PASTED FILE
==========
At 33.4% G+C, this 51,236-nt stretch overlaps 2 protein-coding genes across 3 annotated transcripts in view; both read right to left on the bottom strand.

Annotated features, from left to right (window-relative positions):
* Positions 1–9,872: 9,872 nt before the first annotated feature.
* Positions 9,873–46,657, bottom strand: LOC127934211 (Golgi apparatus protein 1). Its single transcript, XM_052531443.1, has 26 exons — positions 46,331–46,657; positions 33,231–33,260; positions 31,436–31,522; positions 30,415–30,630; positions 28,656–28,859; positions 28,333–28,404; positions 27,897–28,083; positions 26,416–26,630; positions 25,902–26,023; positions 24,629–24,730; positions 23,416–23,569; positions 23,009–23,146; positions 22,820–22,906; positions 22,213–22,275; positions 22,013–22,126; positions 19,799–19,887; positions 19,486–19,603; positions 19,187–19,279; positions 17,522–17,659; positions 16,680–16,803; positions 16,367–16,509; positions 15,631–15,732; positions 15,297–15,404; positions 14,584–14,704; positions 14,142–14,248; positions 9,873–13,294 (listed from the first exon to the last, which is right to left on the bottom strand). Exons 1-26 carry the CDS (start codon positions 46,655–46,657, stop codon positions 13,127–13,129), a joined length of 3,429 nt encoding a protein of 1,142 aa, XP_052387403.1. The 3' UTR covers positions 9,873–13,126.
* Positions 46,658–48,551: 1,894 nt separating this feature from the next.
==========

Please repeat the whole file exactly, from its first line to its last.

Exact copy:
At 33.4% G+C, this 51,236-nt stretch overlaps 2 protein-coding genes across 3 annotated transcripts in view; both read right to left on the bottom strand.

Annotated features, from left to right (window-relative positions):
* Positions 1–9,872: 9,872 nt before the first annotated feature.
* Positions 9,873–46,657, bottom strand: LOC127934211 (Golgi apparatus protein 1). Its single transcript, XM_052531443.1, has 26 exons — positions 46,331–46,657; positions 33,231–33,260; positions 31,436–31,522; positions 30,415–30,630; positions 28,656–28,859; positions 28,333–28,404; positions 27,897–28,083; positions 26,416–26,630; positions 25,902–26,023; positions 24,629–24,730; positions 23,416–23,569; positions 23,009–23,146; positions 22,820–22,906; positions 22,213–22,275; positions 22,013–22,126; positions 19,799–19,887; positions 19,486–19,603; positions 19,187–19,279; positions 17,522–17,659; positions 16,680–16,803; positions 16,367–16,509; positions 15,631–15,732; positions 15,297–15,404; positions 14,584–14,704; positions 14,142–14,248; positions 9,873–13,294 (listed from the first exon to the last, which is right to left on the bottom strand). Exons 1-26 carry the CDS (start codon positions 46,655–46,657, stop codon positions 13,127–13,129), a joined length of 3,429 nt encoding a protein of 1,142 aa, XP_052387403.1. The 3' UTR covers positions 9,873–13,126.
* Positions 46,658–48,551: 1,894 nt separating this feature from the next.